If Picabia’s Impressionism was stilted and his abstraction less fluid than Kandinsky’s and less graceful than Mondrian’s, he found his métier in the South of France, writing to a friend, “I work a lot amid the baccarat whirlwind, the legs whirlwind, the asses whirlwind, the jazz whirlwind.” In another letter, he confessed, “I play baccarat and I lose, but more and more I love this empty and sick atmosphere of the casinos.” Sick whirlwind aptly describes some of Picabia’s interwar output, including grotesque figures embracing during Carnival, where confetti at times falls in a deluge or lingers like Hell’s own dandruff. Oddly, though, these malformed couples appear devoted to each other, which, along with Picabia’s raucous designs and giddy colors, pushes the compositions past thrift-store kitsch and into sophisticated provocation — like Mae West in 1933’s I’m No Angel: “When I’m good, I’m very good. But when I’m bad, I’m better.”
Later canvases, in which Picabia used outlines of clunky figures in multiple layers, are not better for being bad, instead often falling into muddy inertia. This strategy would nonetheless prove widely influential, resurfacing in David Salle’s turgid mishmashes of nudes in the 1980s and Cecily Brown’s figurative quagmires today. Sigmar Polke, however, was the rare painter who discovered clarity and dynamism in multiple overlays. The German virtuoso, whose endless, peripatetic search for materials and forms did more than any other artist to advance Picabia’s legacy, once said that Picabia taught him that he “did not have to take art so seriously.” This is high praise from an artist whose world-girdling influence has only grown since he died in 2010.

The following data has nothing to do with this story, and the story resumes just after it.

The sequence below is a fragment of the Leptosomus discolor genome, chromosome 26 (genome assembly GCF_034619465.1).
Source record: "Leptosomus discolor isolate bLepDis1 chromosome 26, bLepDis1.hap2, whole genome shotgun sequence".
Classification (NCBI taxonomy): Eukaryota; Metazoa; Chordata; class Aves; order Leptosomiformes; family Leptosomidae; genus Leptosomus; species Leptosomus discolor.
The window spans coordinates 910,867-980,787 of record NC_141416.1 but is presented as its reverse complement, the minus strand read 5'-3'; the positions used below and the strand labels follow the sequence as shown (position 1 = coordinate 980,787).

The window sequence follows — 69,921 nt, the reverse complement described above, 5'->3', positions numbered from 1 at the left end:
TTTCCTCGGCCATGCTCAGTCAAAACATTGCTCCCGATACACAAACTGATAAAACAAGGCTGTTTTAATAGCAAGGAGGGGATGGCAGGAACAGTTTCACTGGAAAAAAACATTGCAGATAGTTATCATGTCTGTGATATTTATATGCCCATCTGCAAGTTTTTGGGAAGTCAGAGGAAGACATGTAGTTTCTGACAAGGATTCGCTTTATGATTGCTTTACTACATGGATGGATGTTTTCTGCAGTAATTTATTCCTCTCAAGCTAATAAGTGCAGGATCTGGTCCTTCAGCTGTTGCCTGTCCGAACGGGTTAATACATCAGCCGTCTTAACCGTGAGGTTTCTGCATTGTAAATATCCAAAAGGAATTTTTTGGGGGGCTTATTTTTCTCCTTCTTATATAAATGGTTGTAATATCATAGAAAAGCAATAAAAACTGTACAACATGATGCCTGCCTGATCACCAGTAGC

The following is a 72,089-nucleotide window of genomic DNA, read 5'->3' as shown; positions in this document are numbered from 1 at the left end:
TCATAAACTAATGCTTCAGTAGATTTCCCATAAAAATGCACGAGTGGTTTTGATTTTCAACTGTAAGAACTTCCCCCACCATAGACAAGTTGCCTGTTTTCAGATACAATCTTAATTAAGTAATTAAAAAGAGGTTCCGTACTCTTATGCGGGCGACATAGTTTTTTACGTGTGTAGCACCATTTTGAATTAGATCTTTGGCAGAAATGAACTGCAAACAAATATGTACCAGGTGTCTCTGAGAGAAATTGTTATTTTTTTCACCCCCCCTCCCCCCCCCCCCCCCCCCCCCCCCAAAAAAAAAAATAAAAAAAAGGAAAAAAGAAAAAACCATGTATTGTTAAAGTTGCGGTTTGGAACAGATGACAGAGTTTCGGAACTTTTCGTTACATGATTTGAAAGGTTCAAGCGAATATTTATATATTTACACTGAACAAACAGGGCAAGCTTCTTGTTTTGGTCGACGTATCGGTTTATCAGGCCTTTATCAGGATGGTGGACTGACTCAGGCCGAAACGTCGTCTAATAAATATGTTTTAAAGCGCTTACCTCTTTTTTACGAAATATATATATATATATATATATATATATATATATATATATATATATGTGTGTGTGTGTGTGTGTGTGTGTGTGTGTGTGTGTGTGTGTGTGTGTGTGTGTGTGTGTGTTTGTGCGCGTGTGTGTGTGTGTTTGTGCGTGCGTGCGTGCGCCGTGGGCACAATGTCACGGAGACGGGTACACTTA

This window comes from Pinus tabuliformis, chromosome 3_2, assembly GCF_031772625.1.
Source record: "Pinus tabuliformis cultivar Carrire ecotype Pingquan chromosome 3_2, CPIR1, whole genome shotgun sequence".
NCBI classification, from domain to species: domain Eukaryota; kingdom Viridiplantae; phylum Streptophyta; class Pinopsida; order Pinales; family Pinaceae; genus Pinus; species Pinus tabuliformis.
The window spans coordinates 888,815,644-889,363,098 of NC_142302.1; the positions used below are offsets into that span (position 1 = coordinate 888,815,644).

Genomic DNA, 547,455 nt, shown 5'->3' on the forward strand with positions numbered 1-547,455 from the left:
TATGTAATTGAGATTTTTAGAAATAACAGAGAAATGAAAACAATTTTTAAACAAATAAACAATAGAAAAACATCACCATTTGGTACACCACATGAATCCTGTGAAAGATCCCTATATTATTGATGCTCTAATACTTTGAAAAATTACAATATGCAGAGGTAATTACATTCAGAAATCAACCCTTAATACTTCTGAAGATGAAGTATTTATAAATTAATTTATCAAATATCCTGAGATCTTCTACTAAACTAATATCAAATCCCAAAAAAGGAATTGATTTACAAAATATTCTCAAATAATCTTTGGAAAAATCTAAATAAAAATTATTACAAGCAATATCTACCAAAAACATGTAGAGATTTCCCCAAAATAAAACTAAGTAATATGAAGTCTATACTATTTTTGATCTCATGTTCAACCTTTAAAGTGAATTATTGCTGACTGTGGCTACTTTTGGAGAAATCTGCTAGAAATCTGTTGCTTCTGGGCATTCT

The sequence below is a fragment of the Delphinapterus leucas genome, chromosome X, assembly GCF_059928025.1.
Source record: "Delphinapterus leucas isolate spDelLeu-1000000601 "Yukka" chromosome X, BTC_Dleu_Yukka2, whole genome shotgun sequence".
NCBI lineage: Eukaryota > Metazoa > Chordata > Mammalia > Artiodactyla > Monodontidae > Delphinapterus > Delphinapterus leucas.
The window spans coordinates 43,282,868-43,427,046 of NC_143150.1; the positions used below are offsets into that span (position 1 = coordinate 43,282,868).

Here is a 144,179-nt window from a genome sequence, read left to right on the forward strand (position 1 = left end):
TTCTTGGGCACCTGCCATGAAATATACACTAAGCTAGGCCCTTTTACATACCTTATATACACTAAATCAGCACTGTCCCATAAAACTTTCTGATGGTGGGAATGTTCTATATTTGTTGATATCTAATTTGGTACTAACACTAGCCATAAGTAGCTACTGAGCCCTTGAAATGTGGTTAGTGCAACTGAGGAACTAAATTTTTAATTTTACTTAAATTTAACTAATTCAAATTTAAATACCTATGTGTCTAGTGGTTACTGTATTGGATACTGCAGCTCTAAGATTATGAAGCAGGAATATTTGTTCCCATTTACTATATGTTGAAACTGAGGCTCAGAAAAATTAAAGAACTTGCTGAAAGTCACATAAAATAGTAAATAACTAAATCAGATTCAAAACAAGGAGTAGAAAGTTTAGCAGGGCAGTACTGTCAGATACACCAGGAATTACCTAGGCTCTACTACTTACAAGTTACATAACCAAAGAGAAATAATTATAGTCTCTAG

Like millions in Europe, Picabia had the ill fortune to suffer through a second world war. He spent the duration in Vichy France, where he summoned disturbing visions very different from his taunts at the ruling class two decades before. The two realistically painted female figures in Women With Bulldog (c. 1941) were sourced from such softcore porn magazines as Paris Sex Appeal and would not have been out of place amid the Nordic nudes favored by the pooh-bahs of the Third Reich. (Nor would some of the anti-Semitic comments Picabia made over the years.) In the truly unsettling Woman With Idol (1940–43), the German occupiers are an unseen but sadistic presence. A woman wearing only peek-a-boo panties, stockings, and heels climbs into an embrace with a dark-brown effigy, one of its eyes glowing demonically. By 1940 the world well knew of the Nazi purge of “decadent” art — meaning anything “primitive” or modern — from state museums. Was Picabia’s masterful, if salacious, tableau meant to tweak the foreign overlords, or did it seek to affirm their assessment that white female beauty is forever threatened by the Other? At one point Picabia was arrested by the Nazis, but he was shortly released. Others who were not so fortunate later accused Picabia of being the informer who landed them in a Nazi jail until the end of the war. The details have never been determined beyond the fact that the charges eventually faded away, as did Picabia’s photo-derived figuration. He finished his career scattering garish dots over slabs of mottled color, loopily engaging realms with such titles as Double Sun (1950). Picabia died in 1953 in the same Paris house where he had been born.
We all wonder what we would do should the Fascists come: Resist at risk of life and limb? Or collaborate? Or become internal exiles sending coded — not to say, enigmatic — signals to posterity? Maybe in the gilded excrescence of the coming years we will find out, as Picabia did, just what we are capable of.
Francis Picabia: ‘Our Heads Are Round So Our Thoughts Can Change Direction’
The Museum of Modern Art
11 West 53rd Street
Through March 19, 2017